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Cheers. It's My Daughter, Lorraine's Day!

In the Philippines it is the Black Nazarene's Day today. Though this is also a significant day for me, January 9 is a day I will never forget until my dying moments - it is my eldest, a daughter's birthday. I was 23 years old at the time. Young and lost. But I thank the Lord that He gave me the strength to hold on and do the right thing.

Today, many, many years after, the more I have reason to be grateful to God, for giving me the gift of a child like Lorraine. I am indebted to the Lord, that HE walks with Lorraine, always seeking HIS guidance in everything that happens in her life. I am grateful, that early in her life she found her true calling and that is to be of service to little children; teaching, inspiring, and molding them; to find and explore their potential as useful and productive individuals for the future.

To you my dearest Louise Marie Lorraine, here is my wish for you this year: a prospering teaching career, a meaningful personal life, a family that continues to support you whatever happens, very good health and lots of love from your students and co-workers.

I love you!!!

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No one ever talks back. Let alone me. I can not recall if there ever was an instance when I mastered enough courage to explain anything even when there was a chance to do so. But it sure did happen one day when I was already 26 years old and had 2 children. Swell. :-)

The elderly are treated with respect in the Ibanag culture. Deference is essential if not required and is lavishly displayed and shown. Proper language and the right tone of voice characterize conversations with the elders. It is not uncommon to take the elder’s hand, bring it to the forehead or kiss the hand to show courtesy and respect.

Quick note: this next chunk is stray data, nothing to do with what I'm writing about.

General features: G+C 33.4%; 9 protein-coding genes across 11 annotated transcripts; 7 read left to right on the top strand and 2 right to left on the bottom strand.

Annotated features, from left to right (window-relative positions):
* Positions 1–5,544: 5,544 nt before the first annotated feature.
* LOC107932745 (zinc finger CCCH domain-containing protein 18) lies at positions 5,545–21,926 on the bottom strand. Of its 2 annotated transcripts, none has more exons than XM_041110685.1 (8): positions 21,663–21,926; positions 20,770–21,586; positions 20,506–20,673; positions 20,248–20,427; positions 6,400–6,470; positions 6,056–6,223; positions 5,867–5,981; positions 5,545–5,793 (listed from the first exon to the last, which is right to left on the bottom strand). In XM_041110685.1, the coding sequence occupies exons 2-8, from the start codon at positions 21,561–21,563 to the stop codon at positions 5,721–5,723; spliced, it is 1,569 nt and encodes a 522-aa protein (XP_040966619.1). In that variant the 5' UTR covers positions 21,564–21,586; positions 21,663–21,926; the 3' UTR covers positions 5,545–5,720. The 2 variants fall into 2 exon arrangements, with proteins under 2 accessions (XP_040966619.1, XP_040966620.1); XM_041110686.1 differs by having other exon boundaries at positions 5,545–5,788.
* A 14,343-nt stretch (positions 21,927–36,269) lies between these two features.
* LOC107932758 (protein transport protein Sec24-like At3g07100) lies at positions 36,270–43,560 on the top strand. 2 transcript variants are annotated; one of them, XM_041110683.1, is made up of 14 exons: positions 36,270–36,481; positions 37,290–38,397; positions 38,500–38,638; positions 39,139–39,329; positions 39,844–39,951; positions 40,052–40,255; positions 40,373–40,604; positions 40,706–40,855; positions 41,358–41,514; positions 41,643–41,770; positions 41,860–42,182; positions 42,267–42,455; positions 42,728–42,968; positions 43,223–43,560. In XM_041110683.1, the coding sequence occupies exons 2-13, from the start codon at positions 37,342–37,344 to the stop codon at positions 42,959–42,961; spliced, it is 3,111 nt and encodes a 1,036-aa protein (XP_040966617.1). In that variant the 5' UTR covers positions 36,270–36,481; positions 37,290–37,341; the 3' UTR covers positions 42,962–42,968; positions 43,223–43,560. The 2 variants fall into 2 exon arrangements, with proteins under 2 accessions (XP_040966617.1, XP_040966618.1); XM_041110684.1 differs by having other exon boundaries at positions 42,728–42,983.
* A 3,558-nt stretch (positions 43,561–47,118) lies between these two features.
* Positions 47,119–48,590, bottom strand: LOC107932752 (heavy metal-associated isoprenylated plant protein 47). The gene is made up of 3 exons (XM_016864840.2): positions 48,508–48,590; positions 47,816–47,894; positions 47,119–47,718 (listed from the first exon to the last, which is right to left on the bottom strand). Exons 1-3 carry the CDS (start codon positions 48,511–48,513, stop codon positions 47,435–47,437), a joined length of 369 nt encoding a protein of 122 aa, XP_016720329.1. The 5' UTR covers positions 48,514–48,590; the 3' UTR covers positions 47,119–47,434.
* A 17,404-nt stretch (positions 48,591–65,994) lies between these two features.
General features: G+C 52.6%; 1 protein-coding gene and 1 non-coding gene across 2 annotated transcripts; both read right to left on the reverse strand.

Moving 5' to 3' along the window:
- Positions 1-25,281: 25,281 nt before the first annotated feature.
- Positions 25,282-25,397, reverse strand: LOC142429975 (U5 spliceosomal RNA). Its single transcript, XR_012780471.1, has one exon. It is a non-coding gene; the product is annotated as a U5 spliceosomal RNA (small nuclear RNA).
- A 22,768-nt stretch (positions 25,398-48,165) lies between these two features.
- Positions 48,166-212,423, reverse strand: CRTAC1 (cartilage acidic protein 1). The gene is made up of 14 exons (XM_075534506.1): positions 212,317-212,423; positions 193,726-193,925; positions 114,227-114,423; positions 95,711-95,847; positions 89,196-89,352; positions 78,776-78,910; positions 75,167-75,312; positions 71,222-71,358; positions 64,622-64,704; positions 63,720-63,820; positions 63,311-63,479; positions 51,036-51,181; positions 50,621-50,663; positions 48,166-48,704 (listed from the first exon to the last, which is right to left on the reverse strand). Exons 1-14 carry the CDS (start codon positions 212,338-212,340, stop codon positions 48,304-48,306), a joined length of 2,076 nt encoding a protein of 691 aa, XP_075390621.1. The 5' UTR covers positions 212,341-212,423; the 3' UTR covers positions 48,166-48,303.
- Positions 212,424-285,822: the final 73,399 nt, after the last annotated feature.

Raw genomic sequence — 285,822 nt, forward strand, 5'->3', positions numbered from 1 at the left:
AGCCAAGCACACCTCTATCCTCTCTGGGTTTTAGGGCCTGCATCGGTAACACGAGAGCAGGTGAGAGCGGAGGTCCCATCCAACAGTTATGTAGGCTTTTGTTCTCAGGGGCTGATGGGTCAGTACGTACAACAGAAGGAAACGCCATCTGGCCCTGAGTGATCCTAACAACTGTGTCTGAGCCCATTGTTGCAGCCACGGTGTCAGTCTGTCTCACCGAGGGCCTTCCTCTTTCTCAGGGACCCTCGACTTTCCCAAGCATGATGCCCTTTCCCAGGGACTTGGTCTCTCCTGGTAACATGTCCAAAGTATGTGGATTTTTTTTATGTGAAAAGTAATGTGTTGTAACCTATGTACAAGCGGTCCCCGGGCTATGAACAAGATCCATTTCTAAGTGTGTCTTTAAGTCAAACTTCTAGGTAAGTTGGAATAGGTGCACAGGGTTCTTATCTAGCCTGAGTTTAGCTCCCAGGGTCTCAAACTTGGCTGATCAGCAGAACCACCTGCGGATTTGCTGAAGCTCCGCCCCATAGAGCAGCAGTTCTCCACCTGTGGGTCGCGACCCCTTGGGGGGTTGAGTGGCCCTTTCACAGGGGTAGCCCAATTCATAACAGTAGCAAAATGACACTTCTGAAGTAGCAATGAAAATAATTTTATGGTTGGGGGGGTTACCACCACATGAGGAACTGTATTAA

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1. It is said that if a pregnant woman has a lot of blemishes or pimples on her face, her baby will be a girl.
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I learned the dialect by just hearing it from my Mother who use it everytime her relatives come to our home to visit. And this was not that often. You see, her relatives from Isabela, that's where she was born, come to spend their vacation with us every summer, yes the whole summer months. And yes, EVERY summer of EVERY year. Well, they don't come empty handed. They bring sacks of rice, ample stocks of meat enough to feed all of us for 1 month. They bring live animals too, like chicken, piglets, not to mention baskets of fruits and vegetables, even our neighbors get their share.

Wherever Ibanags are, you know they are around because they are so loud and so noisy. They have this habit of speaking all at the same time :-)Sigh. Now if that is not enough reason for anyone to learn the dialect, I …